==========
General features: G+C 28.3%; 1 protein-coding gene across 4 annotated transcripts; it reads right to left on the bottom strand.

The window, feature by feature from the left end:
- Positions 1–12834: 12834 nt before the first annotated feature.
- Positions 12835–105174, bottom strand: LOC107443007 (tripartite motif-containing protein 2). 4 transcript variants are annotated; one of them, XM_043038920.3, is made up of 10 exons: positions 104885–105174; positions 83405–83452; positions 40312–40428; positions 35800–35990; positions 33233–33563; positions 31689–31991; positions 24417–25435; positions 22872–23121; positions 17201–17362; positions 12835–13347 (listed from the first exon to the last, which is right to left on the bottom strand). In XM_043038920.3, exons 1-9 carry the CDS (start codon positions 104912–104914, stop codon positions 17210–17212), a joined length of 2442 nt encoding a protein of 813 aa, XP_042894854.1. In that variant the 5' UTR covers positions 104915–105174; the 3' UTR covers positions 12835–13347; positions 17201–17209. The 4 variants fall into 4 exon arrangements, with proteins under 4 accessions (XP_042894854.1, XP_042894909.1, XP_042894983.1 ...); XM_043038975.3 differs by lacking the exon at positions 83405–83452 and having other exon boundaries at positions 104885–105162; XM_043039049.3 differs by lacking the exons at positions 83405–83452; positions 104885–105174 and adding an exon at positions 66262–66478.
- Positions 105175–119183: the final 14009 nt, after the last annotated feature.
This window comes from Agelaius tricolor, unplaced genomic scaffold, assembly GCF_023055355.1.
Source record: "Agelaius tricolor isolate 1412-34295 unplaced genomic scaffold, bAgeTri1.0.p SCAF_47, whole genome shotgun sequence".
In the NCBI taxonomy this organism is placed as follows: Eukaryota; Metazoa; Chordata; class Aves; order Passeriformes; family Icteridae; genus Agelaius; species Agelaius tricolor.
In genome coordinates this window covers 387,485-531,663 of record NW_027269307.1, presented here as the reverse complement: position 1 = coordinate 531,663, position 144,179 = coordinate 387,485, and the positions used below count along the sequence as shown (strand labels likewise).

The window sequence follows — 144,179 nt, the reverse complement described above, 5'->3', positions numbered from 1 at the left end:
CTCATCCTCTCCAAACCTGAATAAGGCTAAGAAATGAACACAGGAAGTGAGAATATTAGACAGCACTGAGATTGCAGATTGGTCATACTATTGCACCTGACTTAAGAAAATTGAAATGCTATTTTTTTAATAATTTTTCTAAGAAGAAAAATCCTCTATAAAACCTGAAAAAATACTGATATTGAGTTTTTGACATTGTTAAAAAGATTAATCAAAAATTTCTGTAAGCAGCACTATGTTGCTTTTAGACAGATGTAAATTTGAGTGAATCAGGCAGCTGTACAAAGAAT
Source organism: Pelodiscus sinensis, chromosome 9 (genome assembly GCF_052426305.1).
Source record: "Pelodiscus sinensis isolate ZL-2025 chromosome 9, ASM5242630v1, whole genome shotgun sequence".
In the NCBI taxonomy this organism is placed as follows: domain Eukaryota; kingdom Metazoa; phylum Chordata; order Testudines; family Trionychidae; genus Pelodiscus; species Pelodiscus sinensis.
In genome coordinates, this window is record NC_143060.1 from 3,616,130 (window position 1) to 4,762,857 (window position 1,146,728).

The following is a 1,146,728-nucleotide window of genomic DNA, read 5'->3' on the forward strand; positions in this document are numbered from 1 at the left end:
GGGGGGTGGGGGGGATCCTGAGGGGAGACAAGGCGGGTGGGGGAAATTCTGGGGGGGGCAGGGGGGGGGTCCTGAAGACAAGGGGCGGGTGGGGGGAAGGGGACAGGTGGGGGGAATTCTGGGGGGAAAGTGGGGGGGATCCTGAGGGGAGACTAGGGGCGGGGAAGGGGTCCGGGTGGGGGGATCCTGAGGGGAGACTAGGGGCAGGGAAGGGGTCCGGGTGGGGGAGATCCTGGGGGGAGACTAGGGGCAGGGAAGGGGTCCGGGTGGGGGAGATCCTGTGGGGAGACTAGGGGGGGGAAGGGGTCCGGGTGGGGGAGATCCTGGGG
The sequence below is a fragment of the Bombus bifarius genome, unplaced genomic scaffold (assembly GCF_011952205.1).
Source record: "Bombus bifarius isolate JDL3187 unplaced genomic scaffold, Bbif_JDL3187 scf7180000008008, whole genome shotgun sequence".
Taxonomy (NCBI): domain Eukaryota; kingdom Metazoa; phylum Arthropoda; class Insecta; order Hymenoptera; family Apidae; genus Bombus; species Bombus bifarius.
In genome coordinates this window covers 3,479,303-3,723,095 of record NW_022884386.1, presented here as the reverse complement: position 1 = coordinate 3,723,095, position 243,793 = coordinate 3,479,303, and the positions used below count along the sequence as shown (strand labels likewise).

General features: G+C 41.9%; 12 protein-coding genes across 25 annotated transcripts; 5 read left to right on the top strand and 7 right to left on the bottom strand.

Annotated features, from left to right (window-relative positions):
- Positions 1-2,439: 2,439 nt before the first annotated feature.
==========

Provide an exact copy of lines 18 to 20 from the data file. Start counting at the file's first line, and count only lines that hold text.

The sequence below is a fragment of the Bombus bifarius genome, unplaced genomic scaffold (assembly GCF_011952205.1).
Source record: "Bombus bifarius isolate JDL3187 unplaced genomic scaffold, Bbif_JDL3187 scf7180000008008, whole genome shotgun sequence".
Taxonomy (NCBI): domain Eukaryota; kingdom Metazoa; phylum Arthropoda; class Insecta; order Hymenoptera; family Apidae; genus Bombus; species Bombus bifarius.